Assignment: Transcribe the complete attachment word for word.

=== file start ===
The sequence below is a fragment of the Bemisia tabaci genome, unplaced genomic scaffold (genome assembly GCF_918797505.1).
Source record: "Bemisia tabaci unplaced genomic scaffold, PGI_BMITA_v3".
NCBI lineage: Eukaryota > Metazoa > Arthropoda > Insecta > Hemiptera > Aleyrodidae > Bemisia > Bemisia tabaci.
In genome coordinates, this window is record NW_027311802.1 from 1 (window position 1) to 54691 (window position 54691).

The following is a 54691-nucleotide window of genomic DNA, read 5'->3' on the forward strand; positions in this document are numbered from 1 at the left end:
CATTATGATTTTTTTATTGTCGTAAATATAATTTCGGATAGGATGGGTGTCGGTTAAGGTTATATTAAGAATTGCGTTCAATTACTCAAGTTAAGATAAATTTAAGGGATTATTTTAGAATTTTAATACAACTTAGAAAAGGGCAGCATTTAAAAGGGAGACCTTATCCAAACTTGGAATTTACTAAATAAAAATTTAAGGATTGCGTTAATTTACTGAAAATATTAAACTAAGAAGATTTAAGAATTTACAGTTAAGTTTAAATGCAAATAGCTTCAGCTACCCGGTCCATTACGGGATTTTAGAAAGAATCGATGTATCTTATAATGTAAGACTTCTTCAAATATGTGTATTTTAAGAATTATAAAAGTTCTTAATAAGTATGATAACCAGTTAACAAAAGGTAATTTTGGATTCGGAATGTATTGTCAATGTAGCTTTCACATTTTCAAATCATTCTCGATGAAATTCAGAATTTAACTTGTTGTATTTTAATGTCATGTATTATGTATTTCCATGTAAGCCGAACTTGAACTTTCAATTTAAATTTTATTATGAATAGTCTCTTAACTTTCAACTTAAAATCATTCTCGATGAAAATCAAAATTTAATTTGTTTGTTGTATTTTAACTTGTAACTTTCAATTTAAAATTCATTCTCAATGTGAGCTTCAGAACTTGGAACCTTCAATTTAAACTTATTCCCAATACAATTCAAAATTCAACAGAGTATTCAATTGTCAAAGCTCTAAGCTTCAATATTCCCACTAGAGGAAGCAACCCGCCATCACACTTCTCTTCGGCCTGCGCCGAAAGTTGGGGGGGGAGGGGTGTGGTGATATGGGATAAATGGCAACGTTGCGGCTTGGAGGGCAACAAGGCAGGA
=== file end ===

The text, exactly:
The sequence below is a fragment of the Bemisia tabaci genome, unplaced genomic scaffold (genome assembly GCF_918797505.1).
Source record: "Bemisia tabaci unplaced genomic scaffold, PGI_BMITA_v3".
NCBI lineage: Eukaryota > Metazoa > Arthropoda > Insecta > Hemiptera > Aleyrodidae > Bemisia > Bemisia tabaci.
In genome coordinates, this window is record NW_027311802.1 from 1 (window position 1) to 54691 (window position 54691).

The following is a 54691-nucleotide window of genomic DNA, read 5'->3' on the forward strand; positions in this document are numbered from 1 at the left end:
CATTATGATTTTTTTATTGTCGTAAATATAATTTCGGATAGGATGGGTGTCGGTTAAGGTTATATTAAGAATTGCGTTCAATTACTCAAGTTAAGATAAATTTAAGGGATTATTTTAGAATTTTAATACAACTTAGAAAAGGGCAGCATTTAAAAGGGAGACCTTATCCAAACTTGGAATTTACTAAATAAAAATTTAAGGATTGCGTTAATTTACTGAAAATATTAAACTAAGAAGATTTAAGAATTTACAGTTAAGTTTAAATGCAAATAGCTTCAGCTACCCGGTCCATTACGGGATTTTAGAAAGAATCGATGTATCTTATAATGTAAGACTTCTTCAAATATGTGTATTTTAAGAATTATAAAAGTTCTTAATAAGTATGATAACCAGTTAACAAAAGGTAATTTTGGATTCGGAATGTATTGTCAATGTAGCTTTCACATTTTCAAATCATTCTCGATGAAATTCAGAATTTAACTTGTTGTATTTTAATGTCATGTATTATGTATTTCCATGTAAGCCGAACTTGAACTTTCAATTTAAATTTTATTATGAATAGTCTCTTAACTTTCAACTTAAAATCATTCTCGATGAAAATCAAAATTTAATTTGTTTGTTGTATTTTAACTTGTAACTTTCAATTTAAAATTCATTCTCAATGTGAGCTTCAGAACTTGGAACCTTCAATTTAAACTTATTCCCAATACAATTCAAAATTCAACAGAGTATTCAATTGTCAAAGCTCTAAGCTTCAATATTCCCACTAGAGGAAGCAACCCGCCATCACACTTCTCTTCGGCCTGCGCCGAAAGTTGGGGGGGGAGGGGTGTGGTGATATGGGATAAATGGCAACGTTGCGGCTTGGAGGGCAACAAGGCAGGA